NASA Conducts Full-Scale Test Firing of Orion Jettison Motor

Jul 21, 2008
A full-scale rocket motor fires from the Aerojet facility in Sacramento, Calif. This test will help in the development of NASA's Orion jettison motor that is being designed to separate the spacecraft's launch abort system from the crew module during launch. (Aerojet)

(PhysOrg.com) -- NASA completed a full-scale rocket motor test on Thursday, July 17, to further development of the Orion jettison motor, which will separate the spacecraft's launch abort system from the crew module during launch. Orion, the Constellation Program's crew exploration vehicle now under development, will fly to the International Space Station and be part of the spaceflight system to conduct sustained human exploration of the moon.

NASA and Aerojet successfully fired the jettison motor at the Aerojet facility in Sacramento, Calif. The demonstration is part of a series of developmental tests that pave the way for delivery of the motor to be used for the first full-scale test of the launch abort system at the U.S. Army’s White Sands Missile Range in New Mexico late this year.

Engineers will use the test firing to verify that the motor meets specification requirements and to help define induced acoustic, vibration and shock loads caused by the motor. The successful test firing of the jettison motor increases the technical readiness of the launch abort system and is the first full-scale rocket propulsion element qualified to proceed into a system-level demonstration. The test firing also verified that the system’s design criteria and manufacturing processes are in place.

This test and others like it are critical milestones in NASA's preparations for a series of flight tests of the full Orion abort system. The launch abort system will provide a safe escape for the crew in an emergency on the launch pad or during the climb to orbit.

Provided by NASA

Explore further: First-of-its-kind NASA space-weather project

add to favorites email to friend print save as pdf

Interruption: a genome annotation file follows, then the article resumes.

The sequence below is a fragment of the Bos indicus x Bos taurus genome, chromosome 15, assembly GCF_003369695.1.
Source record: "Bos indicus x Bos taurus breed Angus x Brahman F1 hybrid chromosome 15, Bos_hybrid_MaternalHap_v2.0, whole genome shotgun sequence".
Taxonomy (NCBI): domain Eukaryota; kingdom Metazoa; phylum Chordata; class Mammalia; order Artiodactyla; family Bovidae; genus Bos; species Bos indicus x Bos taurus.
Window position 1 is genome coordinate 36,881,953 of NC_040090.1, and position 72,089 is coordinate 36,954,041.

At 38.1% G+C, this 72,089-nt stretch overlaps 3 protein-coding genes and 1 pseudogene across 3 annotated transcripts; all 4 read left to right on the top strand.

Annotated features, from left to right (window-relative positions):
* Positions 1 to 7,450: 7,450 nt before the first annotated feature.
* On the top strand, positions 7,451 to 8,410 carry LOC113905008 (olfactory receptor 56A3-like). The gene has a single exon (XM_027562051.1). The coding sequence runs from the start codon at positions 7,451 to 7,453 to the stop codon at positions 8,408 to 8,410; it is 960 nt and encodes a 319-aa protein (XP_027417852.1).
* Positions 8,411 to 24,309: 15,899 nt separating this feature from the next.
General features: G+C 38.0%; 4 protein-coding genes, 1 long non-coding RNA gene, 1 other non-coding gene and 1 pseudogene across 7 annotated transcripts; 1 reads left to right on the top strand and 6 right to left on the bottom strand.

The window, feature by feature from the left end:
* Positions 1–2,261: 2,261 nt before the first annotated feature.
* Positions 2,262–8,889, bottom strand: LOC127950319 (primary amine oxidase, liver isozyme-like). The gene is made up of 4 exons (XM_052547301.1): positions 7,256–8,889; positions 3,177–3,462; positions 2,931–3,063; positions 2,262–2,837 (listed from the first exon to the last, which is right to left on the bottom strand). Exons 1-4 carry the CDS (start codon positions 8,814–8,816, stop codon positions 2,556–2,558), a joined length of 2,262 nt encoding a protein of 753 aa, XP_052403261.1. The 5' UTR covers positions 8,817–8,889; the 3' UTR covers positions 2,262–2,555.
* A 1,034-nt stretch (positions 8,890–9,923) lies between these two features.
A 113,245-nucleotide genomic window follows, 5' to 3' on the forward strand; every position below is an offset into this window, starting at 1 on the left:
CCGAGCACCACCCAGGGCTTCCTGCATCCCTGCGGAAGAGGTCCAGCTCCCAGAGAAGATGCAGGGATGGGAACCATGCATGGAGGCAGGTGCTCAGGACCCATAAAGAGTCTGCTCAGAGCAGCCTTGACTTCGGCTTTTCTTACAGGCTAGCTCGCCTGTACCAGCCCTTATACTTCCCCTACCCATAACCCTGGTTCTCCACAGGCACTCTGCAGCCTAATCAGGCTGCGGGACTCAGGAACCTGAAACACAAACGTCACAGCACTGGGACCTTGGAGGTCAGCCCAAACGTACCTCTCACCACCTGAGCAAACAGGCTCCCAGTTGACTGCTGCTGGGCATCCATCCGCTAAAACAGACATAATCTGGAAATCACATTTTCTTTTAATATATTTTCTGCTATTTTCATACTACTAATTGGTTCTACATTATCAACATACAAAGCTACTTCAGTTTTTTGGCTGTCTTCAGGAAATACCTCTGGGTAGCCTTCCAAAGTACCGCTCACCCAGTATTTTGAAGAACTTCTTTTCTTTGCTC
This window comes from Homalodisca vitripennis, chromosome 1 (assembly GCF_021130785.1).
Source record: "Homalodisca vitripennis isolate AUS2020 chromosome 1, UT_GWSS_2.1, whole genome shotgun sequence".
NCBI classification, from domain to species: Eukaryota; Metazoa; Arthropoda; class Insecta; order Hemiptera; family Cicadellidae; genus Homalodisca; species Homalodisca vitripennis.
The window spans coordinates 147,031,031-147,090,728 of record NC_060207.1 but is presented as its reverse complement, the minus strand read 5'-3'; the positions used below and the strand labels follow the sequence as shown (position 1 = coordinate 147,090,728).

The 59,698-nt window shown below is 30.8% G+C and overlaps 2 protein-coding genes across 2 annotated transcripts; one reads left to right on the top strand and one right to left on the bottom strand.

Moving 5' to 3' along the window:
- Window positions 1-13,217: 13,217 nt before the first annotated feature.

Related Stories

Proposed Mars 'Icebreaker' mission detailed

Apr 18, 2014

Scientists supported by the Astrobiology Technology for Exploring Planets (ASTEP) and Astrobiology Instrument Development Programs (ASTID) have outlined the proposed 'Icebreaker' mission to Mars in a recent ...

The amazing anatomy of James Webb Space Telescope mirrors

Mar 20, 2014

When you think of a mirror, there really isn't that much needed to describe it, but when you look at a mirror that will fly aboard NASA's next-generation James Webb Space Telescope, there's a lot to the anatomy ...

Recommended for you

First-of-its-kind NASA space-weather project

14 hours ago

A NASA scientist is launching a one-to-two-year pilot project this summer that takes advantage of U.S. high-voltage power transmission lines to measure a phenomenon that has caused widespread power outages ...

How many moons does Venus have?

20 hours ago

There are dozens upon dozens of moons in the Solar System, ranging from airless worlds like Earth's Moon to those with an atmosphere (most notably, Saturn's Titan). Jupiter and Saturn have many moons each, ...

User comments : 0

More news stories

How many moons does Venus have?

There are dozens upon dozens of moons in the Solar System, ranging from airless worlds like Earth's Moon to those with an atmosphere (most notably, Saturn's Titan). Jupiter and Saturn have many moons each, ...

First-of-its-kind NASA space-weather project

A NASA scientist is launching a one-to-two-year pilot project this summer that takes advantage of U.S. high-voltage power transmission lines to measure a phenomenon that has caused widespread power outages ...

Phase transiting to a new quantum universe

(Phys.org) —Recent insight and discovery of a new class of quantum transition opens the way for a whole new subfield of materials physics and quantum technologies.

Imaging turns a corner

(Phys.org) —Scientists have developed a new microscope which enables a dramatically improved view of biological cells.